Nintendo Labo is one of the most innovative games to be released in years. Coming next month to the Switch, it’s a cardboard-meets-coding set, like Lego Boost crossed with papercraft. You assemble little cardboard creations, stick the Switch controllers inside, and suddenly, simple paper becomes fun toy electronics.
Now, Nintendo has revealed a new capability of Labo called Toy-Con Garage. Instead of simply following instructions to build little robots and pianos, you’ll also be able to free-code the software to do whatever you want. That means you can program Nintendo’s motion controllers to do things like make sounds or vibrate in reaction to movement or timers.
But what’s most interesting is the interface Nintendo built to make this all happen. By tapping on a sewer icon inside the Labo software, you can reach the special code area. Here, the interface is a spartan collection of white boxes on a black background. You pick an input (like the controller shakes) and connect it to an output (like the screen lights up). It’s remarkably simple “if this, then that” logic. And linking these ideas together is as simple as dragging your finger to connect one box to another.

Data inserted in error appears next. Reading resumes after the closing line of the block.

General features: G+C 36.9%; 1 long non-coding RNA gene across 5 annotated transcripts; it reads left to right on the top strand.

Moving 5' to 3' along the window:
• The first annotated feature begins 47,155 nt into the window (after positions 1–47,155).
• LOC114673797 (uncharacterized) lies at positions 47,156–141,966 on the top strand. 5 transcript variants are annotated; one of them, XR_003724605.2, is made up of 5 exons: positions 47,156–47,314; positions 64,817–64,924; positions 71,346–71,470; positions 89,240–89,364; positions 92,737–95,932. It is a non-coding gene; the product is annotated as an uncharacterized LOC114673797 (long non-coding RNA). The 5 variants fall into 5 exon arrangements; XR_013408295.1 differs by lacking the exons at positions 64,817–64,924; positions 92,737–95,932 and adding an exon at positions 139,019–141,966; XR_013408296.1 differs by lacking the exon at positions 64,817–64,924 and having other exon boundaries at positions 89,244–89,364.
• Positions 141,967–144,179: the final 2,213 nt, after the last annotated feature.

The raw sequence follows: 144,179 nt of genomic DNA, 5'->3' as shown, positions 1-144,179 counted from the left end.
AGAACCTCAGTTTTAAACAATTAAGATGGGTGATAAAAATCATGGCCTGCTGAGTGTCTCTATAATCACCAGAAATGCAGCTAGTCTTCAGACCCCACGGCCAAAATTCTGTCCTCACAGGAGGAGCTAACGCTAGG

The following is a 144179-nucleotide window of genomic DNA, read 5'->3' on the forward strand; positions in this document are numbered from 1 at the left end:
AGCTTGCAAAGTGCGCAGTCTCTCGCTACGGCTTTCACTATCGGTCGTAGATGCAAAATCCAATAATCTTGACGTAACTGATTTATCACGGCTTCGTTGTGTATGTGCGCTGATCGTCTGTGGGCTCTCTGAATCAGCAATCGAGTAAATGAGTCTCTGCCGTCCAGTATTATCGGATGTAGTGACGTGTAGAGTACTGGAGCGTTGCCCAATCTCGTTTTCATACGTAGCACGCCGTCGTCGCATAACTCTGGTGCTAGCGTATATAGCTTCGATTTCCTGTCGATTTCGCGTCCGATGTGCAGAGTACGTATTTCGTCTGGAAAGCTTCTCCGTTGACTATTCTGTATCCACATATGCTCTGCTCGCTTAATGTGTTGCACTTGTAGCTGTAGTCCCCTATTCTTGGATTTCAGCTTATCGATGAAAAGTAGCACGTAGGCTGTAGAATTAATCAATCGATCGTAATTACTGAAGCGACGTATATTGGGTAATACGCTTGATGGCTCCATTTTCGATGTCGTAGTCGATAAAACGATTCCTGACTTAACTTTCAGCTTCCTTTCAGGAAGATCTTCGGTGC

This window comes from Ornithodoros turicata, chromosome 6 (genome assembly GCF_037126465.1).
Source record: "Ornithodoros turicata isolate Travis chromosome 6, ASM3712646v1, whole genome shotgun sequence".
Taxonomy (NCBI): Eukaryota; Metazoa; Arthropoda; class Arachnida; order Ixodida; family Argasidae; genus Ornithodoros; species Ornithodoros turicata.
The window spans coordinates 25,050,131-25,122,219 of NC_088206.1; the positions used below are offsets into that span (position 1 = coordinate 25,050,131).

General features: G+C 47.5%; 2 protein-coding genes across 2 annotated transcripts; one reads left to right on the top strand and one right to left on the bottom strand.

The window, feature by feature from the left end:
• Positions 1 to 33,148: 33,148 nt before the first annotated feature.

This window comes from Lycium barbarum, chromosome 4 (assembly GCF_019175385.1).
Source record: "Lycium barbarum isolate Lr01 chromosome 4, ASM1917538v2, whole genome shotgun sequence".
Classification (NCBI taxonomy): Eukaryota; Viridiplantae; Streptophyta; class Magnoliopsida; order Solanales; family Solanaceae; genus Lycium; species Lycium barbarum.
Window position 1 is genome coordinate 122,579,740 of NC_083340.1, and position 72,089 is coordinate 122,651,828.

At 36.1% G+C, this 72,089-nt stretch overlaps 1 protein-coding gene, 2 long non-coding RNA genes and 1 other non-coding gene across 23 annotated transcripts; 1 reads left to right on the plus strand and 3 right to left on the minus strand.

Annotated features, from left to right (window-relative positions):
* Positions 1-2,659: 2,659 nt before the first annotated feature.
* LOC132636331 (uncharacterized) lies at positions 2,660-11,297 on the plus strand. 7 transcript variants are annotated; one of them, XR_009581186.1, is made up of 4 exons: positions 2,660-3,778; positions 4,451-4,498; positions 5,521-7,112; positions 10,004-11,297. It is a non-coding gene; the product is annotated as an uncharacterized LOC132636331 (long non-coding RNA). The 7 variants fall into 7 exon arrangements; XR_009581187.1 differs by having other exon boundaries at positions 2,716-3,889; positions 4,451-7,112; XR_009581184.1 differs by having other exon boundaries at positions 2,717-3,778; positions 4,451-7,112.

Given that the Switch controllers feature a whopping 18 different buttons, motion sensing, haptic vibration, and both IR and wireless radio communication–plus don’t forget that the Switch has a touch screen, too–it looks like what you can actually code can get pretty complex, pretty quickly. But this maximalist approach to one’s options is an encouraging thing to see. Nintendo has traditionally been as protective of its hardware as Apple, building in all sorts of anti-piracy tools and opting for physical media over digital to keep things locked down. That concern hasn’t necessarily been eliminated completely, but now we’re seeing Nintendo literally give gamers a way to hack the Switch hardware to make entirely different toys out of it. It looks like a blast.